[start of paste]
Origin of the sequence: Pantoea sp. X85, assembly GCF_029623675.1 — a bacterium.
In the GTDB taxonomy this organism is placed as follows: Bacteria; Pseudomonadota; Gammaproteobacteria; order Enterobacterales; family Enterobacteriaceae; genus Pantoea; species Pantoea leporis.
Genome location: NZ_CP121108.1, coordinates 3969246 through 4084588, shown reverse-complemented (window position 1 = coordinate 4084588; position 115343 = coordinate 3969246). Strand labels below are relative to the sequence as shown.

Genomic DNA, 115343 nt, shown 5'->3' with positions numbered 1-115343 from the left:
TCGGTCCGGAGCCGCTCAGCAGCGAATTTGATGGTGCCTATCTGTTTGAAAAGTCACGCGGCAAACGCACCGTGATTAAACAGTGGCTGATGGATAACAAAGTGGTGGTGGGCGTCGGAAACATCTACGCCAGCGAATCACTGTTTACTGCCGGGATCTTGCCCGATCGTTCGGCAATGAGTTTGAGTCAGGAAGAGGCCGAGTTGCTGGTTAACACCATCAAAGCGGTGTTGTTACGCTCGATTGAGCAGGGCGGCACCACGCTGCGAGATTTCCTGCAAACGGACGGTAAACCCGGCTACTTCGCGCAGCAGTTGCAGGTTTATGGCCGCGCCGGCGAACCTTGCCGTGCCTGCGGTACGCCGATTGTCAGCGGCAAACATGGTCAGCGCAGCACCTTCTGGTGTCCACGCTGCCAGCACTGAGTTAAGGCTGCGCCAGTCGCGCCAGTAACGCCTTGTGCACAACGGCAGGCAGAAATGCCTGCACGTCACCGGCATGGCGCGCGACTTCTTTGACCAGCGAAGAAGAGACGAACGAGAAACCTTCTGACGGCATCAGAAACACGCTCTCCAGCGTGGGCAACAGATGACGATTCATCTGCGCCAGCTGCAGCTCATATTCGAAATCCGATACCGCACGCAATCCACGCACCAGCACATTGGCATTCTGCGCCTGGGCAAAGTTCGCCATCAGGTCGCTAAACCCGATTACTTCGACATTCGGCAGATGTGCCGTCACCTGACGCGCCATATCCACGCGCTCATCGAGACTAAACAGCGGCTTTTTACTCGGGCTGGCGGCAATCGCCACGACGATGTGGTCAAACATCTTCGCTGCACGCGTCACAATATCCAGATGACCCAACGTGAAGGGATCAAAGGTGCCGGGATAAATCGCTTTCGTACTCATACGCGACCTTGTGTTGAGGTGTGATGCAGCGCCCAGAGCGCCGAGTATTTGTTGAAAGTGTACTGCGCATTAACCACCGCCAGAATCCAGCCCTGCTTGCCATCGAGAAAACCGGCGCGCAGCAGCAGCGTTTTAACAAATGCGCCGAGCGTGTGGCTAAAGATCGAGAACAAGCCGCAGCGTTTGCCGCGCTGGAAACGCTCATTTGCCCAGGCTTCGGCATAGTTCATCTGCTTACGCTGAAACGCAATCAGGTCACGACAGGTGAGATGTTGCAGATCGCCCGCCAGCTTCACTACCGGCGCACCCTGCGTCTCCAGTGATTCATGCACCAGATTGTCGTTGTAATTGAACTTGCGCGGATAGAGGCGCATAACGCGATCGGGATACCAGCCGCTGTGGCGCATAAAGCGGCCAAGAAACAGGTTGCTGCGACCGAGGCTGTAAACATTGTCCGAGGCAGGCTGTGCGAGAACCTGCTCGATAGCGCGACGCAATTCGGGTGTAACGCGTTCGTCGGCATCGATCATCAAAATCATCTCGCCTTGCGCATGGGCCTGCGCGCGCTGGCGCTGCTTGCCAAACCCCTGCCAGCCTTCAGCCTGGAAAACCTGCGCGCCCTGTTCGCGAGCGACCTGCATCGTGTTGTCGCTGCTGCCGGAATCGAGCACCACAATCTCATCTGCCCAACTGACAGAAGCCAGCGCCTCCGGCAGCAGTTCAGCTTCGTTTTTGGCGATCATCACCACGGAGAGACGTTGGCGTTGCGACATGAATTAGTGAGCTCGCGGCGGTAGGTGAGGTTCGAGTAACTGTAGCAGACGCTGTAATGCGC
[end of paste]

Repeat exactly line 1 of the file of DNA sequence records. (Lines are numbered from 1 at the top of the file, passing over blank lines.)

Origin of the sequence: Pantoea sp. X85, assembly GCF_029623675.1 — a bacterium.